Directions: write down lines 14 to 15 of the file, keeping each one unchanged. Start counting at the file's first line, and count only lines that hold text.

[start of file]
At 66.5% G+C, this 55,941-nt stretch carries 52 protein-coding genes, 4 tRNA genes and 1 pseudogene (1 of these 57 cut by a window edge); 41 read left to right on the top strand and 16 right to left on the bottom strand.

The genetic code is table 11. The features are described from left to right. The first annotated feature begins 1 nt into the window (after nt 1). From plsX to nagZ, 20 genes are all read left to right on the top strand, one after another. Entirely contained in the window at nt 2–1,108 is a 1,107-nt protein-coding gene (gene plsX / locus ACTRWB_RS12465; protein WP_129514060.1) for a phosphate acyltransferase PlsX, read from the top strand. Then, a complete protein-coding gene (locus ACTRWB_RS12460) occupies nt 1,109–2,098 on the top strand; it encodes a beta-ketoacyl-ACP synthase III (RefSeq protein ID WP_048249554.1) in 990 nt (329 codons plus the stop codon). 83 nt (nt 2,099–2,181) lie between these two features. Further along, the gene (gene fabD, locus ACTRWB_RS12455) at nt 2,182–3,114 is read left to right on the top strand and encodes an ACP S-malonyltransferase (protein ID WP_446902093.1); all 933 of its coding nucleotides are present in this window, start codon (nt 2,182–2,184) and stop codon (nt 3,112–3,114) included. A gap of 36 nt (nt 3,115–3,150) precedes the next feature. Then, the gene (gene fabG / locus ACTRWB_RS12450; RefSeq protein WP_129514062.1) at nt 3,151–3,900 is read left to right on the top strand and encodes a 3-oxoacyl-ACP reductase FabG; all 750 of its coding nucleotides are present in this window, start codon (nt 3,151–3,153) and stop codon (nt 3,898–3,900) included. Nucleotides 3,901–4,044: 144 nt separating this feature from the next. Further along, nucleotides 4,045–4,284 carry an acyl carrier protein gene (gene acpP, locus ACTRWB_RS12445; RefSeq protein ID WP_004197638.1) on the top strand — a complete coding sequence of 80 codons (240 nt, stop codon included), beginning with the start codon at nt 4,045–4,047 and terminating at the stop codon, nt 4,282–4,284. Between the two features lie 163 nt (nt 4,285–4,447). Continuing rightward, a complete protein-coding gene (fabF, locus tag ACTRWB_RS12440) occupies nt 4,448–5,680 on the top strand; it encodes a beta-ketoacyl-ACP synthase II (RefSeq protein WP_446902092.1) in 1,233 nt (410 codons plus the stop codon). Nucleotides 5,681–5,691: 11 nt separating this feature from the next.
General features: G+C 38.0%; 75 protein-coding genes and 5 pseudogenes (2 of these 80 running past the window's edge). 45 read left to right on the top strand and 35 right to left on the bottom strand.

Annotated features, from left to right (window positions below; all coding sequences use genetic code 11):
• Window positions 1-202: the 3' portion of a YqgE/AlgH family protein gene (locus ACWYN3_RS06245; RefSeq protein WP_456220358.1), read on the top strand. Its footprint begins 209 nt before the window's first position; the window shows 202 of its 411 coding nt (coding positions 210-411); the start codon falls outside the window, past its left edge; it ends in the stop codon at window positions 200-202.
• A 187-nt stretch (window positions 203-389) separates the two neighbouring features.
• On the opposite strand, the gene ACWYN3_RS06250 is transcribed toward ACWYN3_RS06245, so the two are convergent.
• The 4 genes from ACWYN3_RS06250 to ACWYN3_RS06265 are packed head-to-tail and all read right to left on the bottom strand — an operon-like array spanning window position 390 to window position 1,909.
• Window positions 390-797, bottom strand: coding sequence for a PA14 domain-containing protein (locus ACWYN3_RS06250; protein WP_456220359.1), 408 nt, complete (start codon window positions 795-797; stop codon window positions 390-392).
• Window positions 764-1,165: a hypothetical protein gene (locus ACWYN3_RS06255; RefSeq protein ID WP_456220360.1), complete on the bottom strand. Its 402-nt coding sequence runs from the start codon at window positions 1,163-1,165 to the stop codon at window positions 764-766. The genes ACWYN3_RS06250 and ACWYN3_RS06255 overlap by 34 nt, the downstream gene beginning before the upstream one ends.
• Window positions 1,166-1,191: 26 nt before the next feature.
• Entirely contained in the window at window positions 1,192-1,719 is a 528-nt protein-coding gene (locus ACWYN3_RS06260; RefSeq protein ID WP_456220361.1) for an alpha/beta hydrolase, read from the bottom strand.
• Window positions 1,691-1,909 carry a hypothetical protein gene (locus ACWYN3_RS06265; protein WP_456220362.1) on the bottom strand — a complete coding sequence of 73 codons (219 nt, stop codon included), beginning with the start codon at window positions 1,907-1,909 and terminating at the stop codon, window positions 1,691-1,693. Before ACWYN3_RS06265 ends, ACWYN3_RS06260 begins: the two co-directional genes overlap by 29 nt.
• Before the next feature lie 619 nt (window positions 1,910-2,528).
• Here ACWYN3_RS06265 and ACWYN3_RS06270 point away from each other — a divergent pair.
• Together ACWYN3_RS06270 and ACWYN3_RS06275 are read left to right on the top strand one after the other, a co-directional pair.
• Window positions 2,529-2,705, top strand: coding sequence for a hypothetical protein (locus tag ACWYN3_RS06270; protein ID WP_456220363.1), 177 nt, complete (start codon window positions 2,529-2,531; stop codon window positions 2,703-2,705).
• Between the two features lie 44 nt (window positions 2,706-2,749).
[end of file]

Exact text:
• Before the next feature lie 619 nt (window positions 1,910-2,528).
• Here ACWYN3_RS06265 and ACWYN3_RS06270 point away from each other — a divergent pair.